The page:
The hardest thing for me in any MMO is to join in with group content. This is a strange statement, coming from someone who began his MMORPG “career” with Final Fantasy XI, an MMO where you had to group up for every piece of content past about level 10. But in terms of ratios, I had more far more good groups than bad ones in FFXI.
World of Warcraft, on the other hand, leaves me with a sour taste in my mouth when I think of group content. Constantly grinding dungeons for loot, often with a group of players who don’t want to talk to you, discuss tactics, or help you out in any way, has set a poor precedent for modern MMO grouping. Despite playing RIFT for twelve months, I have not joined a single dungeon group.
It isn’t just due to the nature of the content, however. It is also due to me and my skill set. I don’t think I am a particularly bad games player, but nor am I the type of person that sticks with one particular class in MMOs, perfects it, and knows it inside out.
Because I like to mix things up so much, I am more of a Jack of All Trades in that regards. Kinda ironic considering my post about roles in MMORPGs and how having focus was a good thing.
I’ve mentioned before how in WoW I played a feral tank for most of the WotLK and Cataclysm stuff. This spoke to my desire to play a class that was supportive, didn’t have long queue times for dungeon finder as my impatience often gets the better of me, and most importantly wasn’t a class that was ludicrously complicated and would allow me to spend time watching the field rather than watching my cool downs like a hawk. Cataclysm screwed this up for me a bit by giving feral more abilities and a slightly more complicated rotation, but there was more to my quitting WoW than just that…
When I’m playing solo, I’m quite happy to be bad at my class. Most PvE content — especially levelling content — is forgiving enough for me to suck a bit.
But group content is another matter entirely. I don’t want to be the guy that lets the team down. When my guild was working on Icecrown in WoW, they desperately needed an off tank, and I was available but woefully under geared. I still went with them, because otherwise they wouldn’t have been able to raid at all, but I was constantly aware that the healers were having to work much harder than they should have been with a better-geared tank, and I made semi-regular silly mistakes because I simply cannot cope with too much happening at once: it is why I don’t do small-scale competitive PvP. Arenas and me were never going to mesh.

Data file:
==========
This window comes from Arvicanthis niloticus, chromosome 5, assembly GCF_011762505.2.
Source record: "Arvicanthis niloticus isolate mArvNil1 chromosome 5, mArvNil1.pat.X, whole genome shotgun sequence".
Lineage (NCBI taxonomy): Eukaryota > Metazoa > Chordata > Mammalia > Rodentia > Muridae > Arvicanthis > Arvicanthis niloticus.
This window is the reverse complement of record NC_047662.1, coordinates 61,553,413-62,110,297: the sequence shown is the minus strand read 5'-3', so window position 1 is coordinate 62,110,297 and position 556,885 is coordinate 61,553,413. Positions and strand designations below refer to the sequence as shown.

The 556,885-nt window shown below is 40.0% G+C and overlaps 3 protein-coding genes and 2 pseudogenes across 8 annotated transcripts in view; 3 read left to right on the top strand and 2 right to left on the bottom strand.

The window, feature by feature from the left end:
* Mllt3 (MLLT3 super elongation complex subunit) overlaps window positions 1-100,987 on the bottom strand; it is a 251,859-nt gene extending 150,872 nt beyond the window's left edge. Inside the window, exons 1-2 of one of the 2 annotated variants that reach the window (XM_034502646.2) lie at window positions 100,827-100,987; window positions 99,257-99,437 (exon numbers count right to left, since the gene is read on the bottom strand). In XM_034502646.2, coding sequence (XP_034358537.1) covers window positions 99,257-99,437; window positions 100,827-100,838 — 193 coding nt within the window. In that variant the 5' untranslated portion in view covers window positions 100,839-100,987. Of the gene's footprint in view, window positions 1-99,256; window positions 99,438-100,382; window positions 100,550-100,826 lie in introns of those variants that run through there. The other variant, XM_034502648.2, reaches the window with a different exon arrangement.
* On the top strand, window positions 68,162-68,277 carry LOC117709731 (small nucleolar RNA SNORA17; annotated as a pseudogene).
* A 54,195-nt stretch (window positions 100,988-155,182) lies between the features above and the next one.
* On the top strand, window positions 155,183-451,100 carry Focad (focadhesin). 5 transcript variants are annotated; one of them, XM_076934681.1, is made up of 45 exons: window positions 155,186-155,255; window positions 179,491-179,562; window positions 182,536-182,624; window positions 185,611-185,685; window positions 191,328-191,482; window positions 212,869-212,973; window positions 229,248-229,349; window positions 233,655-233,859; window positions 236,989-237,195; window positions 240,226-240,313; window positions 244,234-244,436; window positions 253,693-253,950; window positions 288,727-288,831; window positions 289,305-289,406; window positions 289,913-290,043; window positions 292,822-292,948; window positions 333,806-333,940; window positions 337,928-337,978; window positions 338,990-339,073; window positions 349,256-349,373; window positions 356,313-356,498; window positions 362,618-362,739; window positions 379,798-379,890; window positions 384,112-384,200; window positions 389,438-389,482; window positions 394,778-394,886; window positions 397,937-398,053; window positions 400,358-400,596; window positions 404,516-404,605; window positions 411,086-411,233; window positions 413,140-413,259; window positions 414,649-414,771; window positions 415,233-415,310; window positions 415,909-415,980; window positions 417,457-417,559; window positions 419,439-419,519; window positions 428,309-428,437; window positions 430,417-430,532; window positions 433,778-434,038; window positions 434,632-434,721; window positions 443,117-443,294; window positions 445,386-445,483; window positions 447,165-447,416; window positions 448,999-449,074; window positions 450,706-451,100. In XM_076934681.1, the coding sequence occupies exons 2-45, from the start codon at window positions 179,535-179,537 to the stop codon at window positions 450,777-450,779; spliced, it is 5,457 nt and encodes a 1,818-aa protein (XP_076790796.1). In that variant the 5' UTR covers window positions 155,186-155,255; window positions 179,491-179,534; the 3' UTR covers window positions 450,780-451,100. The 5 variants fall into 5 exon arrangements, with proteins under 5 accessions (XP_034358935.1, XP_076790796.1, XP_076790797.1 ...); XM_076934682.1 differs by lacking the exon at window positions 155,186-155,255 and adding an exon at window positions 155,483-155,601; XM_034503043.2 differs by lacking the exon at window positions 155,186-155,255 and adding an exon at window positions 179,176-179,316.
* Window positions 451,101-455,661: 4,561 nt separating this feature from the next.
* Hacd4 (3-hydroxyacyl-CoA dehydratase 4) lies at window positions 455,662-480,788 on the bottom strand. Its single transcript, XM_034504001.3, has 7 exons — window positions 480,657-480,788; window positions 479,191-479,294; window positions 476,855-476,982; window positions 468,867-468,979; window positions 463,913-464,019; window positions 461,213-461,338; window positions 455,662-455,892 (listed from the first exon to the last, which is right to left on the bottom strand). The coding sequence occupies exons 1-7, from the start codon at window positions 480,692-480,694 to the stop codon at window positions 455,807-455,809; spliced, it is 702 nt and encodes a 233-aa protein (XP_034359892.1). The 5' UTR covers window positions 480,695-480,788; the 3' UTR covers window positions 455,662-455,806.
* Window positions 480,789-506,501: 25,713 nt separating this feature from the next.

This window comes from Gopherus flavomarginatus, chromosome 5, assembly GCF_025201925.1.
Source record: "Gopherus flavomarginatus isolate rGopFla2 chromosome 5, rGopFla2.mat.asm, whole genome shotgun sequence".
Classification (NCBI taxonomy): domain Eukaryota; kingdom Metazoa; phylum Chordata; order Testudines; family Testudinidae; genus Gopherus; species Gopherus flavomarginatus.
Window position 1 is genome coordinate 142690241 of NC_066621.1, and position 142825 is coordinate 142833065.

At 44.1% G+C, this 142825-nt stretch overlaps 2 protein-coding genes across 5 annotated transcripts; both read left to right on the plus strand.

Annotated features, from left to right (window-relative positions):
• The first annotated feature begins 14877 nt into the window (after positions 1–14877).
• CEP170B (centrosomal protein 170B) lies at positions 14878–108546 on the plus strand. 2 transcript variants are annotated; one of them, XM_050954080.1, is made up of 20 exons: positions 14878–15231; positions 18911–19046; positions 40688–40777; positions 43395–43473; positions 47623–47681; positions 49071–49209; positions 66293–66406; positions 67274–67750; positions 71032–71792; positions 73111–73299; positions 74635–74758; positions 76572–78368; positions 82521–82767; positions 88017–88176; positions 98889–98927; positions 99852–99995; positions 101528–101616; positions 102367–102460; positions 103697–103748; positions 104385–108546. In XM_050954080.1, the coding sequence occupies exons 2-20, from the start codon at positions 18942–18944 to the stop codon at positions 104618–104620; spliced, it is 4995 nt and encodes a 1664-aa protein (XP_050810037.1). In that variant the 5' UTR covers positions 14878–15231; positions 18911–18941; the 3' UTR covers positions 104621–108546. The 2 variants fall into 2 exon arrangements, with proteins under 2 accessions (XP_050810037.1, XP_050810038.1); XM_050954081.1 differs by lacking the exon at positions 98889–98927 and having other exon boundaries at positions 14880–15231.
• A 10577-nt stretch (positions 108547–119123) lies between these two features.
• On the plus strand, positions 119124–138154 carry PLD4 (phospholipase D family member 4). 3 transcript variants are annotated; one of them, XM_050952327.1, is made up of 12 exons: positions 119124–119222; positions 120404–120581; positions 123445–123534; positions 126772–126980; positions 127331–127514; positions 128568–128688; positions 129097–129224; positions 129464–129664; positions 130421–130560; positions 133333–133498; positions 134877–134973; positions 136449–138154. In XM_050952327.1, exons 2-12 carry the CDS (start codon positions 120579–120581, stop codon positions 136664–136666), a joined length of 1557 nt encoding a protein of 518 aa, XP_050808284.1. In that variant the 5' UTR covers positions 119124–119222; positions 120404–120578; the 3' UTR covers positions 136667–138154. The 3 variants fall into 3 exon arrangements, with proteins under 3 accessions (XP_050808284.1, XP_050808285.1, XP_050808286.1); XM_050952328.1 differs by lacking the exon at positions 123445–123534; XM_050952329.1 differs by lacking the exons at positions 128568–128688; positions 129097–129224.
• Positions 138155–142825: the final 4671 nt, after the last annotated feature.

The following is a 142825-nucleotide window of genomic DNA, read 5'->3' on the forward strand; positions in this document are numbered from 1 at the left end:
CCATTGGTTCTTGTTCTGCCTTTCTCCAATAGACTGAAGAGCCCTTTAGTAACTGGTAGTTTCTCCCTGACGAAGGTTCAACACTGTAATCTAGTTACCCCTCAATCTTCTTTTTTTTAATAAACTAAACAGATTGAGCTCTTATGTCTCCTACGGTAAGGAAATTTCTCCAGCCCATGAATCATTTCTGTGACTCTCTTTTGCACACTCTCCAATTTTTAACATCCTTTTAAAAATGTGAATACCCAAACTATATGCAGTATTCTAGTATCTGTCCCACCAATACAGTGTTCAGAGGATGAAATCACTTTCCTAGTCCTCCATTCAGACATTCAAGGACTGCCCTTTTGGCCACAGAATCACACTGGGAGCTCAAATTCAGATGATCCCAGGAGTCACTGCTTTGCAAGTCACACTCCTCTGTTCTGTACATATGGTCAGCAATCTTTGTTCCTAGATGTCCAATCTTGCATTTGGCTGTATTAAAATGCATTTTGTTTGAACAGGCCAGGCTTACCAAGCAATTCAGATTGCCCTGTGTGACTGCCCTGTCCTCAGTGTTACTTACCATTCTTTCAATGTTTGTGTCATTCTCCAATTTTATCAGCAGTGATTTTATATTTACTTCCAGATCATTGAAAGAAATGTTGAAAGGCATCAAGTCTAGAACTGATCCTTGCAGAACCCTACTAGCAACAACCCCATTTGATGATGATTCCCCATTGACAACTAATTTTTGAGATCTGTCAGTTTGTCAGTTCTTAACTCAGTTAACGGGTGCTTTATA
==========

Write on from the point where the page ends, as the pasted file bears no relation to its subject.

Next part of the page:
At least with my guild I was with familiar people who would generally be calm and collected and help me out when I was being a complete idiot and missing obvious things. But grouping with people I don’t know is another matter entirely.
One of the best things about RIFT is its public group system for world events and Instant Adventures. It is incredibly easy to “hot join” large scale open-world PvE content like Invasions, and thanks to its soul system, my cleric has the flexibility to adapt to almost any group role the raid/group might need.
If I join an Instant Adventure where there’s no healer, I’ll gauge how well equipped for the content the group is and, if necessary, switch to my healing spec to support the group. I can adapt on the fly and not feel like I’m a complete letdown for the group because there are so many of us. (I always make sure I mention my lack of healing experience in groups too, just to cover my back…)
In small group/dungeon content, however, my reticence remains. In the TERA CBT2 event today — after posting my blog of impressions earlier — I ummmed and ahhhed about trying to join one of the two available dungeons. I’d hit the current beta level cap, so I was a bit high level for the Secret Base instance, but I thought it would be a good place to cut my teeth without danger of completely screwing up and me constantly wiping the party.